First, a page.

Our age has shifted all emphasis to the here and now, and thus brought about a daemonization of man and his world. The phenomenon of dictators and all the misery they have wrought springs from the fact that man has been robbed of transcendence by the shortsightedness of the super-intellectuals. Like them, he has fallen a victim to unconsciousness. But man’s task is the exact opposite: to become conscious of the contents that press upward from the unconscious. Neither should he persist in his unconsciousness, nor remain identical with the unconscious elements of his being, thus evading his destiny, which is to create more and more consciousness. As far as we can discern, the sole purpose of human existence is to kindle a light in the darkness of mere being. It may even be assumed that just as the unconscious affects us, so the increase in our consciousness affects the unconscious.”

The inimitable Austin Kleon — of Steal Like An Artist fame — has a lovely sketchnote visualization of the book:

Among the most fascinating elements of the book, especially for a lover of letters such as myself, is the Appendix, which features never-before-published letters from Freud to Jung. In one, dated April 16, 1909, Freud discusses — with an odd blend of reverence for mysticism and keen self-awareness of the selective attention at work — how he became obsessed with the idea that he would die between the ages of 61 and 62, and subsequently started seeing the two numbers everywhere. Freud concludes, with a subtle jab at Jung’s own views on “poltergeist phenomena”:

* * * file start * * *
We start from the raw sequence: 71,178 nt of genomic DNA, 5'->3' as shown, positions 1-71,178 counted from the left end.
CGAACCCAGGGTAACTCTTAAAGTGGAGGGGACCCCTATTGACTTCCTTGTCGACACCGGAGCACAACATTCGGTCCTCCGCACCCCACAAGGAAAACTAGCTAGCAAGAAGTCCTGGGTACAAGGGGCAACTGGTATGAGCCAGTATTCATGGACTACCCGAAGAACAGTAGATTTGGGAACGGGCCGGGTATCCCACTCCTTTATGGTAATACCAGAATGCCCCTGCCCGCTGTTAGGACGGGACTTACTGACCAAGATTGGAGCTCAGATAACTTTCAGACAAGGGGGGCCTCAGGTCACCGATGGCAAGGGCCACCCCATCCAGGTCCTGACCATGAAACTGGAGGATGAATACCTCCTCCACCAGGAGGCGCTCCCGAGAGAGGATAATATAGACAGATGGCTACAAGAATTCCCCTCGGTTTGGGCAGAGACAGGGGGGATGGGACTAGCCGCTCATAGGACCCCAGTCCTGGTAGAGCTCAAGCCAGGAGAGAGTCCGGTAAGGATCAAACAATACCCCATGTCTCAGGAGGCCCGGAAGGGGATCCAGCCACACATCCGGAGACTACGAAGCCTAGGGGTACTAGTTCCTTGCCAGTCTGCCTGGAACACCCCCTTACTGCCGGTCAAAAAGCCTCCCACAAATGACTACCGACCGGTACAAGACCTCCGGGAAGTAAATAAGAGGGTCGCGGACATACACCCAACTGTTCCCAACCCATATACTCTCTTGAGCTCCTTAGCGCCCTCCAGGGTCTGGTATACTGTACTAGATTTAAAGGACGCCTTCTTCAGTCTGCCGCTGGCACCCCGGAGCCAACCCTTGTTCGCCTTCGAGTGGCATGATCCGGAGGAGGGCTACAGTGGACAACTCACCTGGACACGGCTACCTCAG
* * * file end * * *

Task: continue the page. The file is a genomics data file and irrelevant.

Here is another instance where you will find confirmation of the specifically Jewish character of my mysticism. Apart from this, I only want to say that adventures such as mine with the number 62 can be explained by two thing. The first is an enormously intensified alertness on the part of the unconscious, so that one is led like Faust to see Helen in every woman. The second is the undeniable ‘co-operation of chance,’ which plays the same role in the formation of delusions as somatic co-operation in hysterical symptoms or linguistic co-operation in puns.